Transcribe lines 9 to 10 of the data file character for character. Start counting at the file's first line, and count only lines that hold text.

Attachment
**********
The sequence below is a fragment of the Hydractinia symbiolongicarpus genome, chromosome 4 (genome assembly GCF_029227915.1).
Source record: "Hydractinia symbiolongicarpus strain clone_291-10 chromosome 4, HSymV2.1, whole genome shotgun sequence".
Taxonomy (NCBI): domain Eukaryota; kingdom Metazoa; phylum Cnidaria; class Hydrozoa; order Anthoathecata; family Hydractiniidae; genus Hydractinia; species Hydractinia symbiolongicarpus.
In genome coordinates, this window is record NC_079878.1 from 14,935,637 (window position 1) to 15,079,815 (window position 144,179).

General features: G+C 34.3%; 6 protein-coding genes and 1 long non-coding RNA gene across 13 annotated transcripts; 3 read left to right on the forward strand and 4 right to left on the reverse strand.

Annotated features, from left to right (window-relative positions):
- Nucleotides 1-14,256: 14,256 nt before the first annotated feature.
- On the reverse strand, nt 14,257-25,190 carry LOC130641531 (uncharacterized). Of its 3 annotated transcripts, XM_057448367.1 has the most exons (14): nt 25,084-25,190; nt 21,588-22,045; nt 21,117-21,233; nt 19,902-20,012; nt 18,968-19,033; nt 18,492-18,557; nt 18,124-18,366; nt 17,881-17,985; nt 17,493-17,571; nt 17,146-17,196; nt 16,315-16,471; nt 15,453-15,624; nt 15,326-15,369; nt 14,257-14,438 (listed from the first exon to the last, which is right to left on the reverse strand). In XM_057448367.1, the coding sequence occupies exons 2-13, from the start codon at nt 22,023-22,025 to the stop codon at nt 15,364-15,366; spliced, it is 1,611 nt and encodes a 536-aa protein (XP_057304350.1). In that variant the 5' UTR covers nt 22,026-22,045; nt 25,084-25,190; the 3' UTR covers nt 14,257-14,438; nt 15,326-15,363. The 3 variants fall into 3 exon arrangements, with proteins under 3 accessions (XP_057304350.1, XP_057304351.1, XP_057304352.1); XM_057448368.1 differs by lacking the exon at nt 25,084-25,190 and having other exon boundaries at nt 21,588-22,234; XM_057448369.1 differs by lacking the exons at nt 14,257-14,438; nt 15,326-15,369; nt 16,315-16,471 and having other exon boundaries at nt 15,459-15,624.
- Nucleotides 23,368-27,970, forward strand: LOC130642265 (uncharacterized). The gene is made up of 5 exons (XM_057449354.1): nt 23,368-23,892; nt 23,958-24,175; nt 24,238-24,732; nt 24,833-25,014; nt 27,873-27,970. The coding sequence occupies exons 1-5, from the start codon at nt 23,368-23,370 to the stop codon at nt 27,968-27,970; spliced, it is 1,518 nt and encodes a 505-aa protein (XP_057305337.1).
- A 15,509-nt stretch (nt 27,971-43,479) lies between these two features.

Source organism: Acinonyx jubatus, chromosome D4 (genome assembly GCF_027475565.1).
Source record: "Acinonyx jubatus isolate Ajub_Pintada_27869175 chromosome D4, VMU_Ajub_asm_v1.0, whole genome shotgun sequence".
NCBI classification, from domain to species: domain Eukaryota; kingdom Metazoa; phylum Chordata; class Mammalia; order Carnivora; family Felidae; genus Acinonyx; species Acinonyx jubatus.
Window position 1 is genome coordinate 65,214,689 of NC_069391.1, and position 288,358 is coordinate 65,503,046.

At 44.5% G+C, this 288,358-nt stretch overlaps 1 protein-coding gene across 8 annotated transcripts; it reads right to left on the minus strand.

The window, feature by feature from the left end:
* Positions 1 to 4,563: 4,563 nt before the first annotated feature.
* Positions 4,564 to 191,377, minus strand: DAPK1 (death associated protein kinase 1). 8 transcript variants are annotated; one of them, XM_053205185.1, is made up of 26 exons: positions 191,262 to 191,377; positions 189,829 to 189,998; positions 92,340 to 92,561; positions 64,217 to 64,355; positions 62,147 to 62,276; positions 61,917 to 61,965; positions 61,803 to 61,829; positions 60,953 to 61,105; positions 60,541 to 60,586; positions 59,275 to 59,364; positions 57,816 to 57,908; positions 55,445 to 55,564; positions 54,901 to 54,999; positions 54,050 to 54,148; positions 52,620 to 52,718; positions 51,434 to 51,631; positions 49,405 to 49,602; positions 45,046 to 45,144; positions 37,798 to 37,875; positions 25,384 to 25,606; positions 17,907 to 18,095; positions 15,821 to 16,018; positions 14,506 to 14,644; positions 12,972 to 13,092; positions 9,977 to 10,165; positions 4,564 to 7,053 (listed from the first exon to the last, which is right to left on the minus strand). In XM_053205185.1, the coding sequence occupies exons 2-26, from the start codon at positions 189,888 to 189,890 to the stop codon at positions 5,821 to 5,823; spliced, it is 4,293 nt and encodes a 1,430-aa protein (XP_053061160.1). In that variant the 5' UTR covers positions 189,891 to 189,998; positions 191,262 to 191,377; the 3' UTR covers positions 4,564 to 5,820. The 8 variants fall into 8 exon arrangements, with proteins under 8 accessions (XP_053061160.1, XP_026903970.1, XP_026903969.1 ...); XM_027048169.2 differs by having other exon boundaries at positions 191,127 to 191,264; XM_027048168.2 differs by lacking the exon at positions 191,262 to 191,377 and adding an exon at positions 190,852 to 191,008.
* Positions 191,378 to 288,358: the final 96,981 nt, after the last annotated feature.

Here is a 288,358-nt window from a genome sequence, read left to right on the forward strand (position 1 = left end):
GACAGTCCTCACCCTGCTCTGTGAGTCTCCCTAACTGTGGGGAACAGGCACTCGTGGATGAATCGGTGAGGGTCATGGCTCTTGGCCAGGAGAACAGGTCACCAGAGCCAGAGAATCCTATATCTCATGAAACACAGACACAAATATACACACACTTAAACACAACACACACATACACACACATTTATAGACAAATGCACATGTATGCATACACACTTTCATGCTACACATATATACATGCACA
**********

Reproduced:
- Nucleotides 23,368-27,970, forward strand: LOC130642265 (uncharacterized). The gene is made up of 5 exons (XM_057449354.1): nt 23,368-23,892; nt 23,958-24,175; nt 24,238-24,732; nt 24,833-25,014; nt 27,873-27,970. The coding sequence occupies exons 1-5, from the start codon at nt 23,368-23,370 to the stop codon at nt 27,968-27,970; spliced, it is 1,518 nt and encodes a 505-aa protein (XP_057305337.1).
- A 15,509-nt stretch (nt 27,971-43,479) lies between these two features.